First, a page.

German artist Jürgen Trautwein's new series "Silent Topography" presents works on paper with surfaces that mimic how the eye captures zoomed in patterns in nature and conversely, a perspective where the vantage point is from zooming out, as in aerial photos and topography maps.
Where Trautwein's work might recall certain abstract field paintings of the 60's with densely textured surfaces that build a heavy object in physical form and emotion, his process results in pictures that are light, not labored. He layers paint on found papers, (some being old airport blueprints,) crumples the paper, which reveals random intricate lines and colored shapes and tones. The chaotic but meditative result suggests natures's dual character of delivering tragedy one minute, serenity the next. Simultaneously, Jurgen's work illustrates 21rst century changes in the process of painting.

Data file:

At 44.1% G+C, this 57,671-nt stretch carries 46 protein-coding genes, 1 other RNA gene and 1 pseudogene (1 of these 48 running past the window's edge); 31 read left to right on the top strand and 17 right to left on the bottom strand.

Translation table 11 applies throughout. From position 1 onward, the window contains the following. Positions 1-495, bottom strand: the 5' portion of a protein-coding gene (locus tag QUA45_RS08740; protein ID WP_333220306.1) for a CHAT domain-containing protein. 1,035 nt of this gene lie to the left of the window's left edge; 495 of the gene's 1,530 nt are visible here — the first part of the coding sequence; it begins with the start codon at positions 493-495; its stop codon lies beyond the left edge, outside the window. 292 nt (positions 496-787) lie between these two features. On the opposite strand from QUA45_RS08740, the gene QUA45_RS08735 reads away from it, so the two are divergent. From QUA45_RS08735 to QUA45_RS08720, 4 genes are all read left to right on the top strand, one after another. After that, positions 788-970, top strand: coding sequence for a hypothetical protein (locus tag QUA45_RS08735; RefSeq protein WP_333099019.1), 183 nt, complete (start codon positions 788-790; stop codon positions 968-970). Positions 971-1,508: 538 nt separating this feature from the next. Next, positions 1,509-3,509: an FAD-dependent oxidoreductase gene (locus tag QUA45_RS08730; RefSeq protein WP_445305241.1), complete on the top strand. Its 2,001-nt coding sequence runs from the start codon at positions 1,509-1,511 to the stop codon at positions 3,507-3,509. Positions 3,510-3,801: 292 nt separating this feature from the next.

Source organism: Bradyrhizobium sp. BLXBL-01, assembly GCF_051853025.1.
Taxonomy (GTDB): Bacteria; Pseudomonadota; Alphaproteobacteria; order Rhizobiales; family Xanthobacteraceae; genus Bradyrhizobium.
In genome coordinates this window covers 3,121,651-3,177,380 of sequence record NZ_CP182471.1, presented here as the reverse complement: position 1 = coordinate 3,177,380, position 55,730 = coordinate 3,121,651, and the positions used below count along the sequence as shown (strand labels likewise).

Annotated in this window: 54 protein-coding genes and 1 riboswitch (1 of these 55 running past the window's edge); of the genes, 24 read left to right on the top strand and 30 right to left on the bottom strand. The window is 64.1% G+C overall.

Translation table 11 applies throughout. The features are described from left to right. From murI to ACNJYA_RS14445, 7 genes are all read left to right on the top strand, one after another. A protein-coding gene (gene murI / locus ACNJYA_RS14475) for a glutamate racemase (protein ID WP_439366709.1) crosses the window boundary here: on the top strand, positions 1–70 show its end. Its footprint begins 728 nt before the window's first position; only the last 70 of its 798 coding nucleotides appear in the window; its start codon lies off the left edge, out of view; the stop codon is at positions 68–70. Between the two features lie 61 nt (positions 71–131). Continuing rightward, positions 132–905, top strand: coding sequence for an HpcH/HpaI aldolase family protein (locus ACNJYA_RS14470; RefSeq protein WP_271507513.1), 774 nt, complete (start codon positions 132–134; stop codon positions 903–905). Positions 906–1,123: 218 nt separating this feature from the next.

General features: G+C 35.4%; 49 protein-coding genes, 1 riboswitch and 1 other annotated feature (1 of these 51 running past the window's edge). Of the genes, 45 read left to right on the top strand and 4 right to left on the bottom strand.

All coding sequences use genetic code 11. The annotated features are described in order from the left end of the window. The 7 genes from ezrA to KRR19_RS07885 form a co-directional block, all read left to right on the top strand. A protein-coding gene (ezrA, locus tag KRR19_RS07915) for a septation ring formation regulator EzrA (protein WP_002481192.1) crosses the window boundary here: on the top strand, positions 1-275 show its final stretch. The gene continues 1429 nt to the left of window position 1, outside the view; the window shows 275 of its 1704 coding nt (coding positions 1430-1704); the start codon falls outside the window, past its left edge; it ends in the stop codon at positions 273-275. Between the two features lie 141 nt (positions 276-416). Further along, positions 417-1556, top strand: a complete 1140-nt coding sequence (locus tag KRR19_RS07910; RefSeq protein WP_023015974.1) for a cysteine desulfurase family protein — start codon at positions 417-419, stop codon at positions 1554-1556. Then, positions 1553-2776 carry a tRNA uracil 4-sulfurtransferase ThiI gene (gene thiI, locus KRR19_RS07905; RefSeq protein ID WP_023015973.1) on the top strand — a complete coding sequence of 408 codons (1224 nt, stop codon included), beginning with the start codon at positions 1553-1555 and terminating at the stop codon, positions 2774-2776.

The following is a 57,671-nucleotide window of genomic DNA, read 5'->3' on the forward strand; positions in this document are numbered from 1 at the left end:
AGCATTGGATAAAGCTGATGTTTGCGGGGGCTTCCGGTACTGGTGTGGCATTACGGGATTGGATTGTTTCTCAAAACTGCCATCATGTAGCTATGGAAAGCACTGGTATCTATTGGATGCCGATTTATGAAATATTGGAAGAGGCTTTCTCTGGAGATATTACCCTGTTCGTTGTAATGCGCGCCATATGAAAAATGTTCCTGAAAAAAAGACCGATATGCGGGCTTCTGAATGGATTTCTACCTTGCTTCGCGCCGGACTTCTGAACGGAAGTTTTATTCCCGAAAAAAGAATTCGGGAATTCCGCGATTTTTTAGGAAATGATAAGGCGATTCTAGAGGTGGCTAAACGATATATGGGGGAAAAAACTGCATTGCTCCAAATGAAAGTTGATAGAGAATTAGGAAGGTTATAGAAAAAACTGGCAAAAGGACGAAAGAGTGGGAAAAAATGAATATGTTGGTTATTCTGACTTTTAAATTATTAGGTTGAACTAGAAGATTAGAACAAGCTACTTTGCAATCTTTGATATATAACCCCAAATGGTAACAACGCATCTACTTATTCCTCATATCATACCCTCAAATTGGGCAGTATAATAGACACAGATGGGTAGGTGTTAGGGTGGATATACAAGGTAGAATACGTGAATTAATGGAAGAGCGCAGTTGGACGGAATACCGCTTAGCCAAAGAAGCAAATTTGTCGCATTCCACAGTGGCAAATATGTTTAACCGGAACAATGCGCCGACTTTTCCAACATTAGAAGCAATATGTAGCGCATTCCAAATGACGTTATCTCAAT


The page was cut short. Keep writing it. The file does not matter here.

New York artist Sam Stabler presents his works on paper for the first time at 60SIX. He creates his cut-outs by beginning with detailed drawings based on "old master" paintings interspersed with references from modern culture (film, advertising, almost anything you can think of); he then masterfully cuts out elaborate shapes and lines from the drawings, in the end flipping the piece over to show the reverse side...an abstract web of texture and shadow. Unrelated yet interconnected pictures made of empty space draw the viewer deeply into a sort of visual puzzle. The works are ultimately concerned with line, movement and surface tension. Whether there is any meaning in the hidden icons might be the point.
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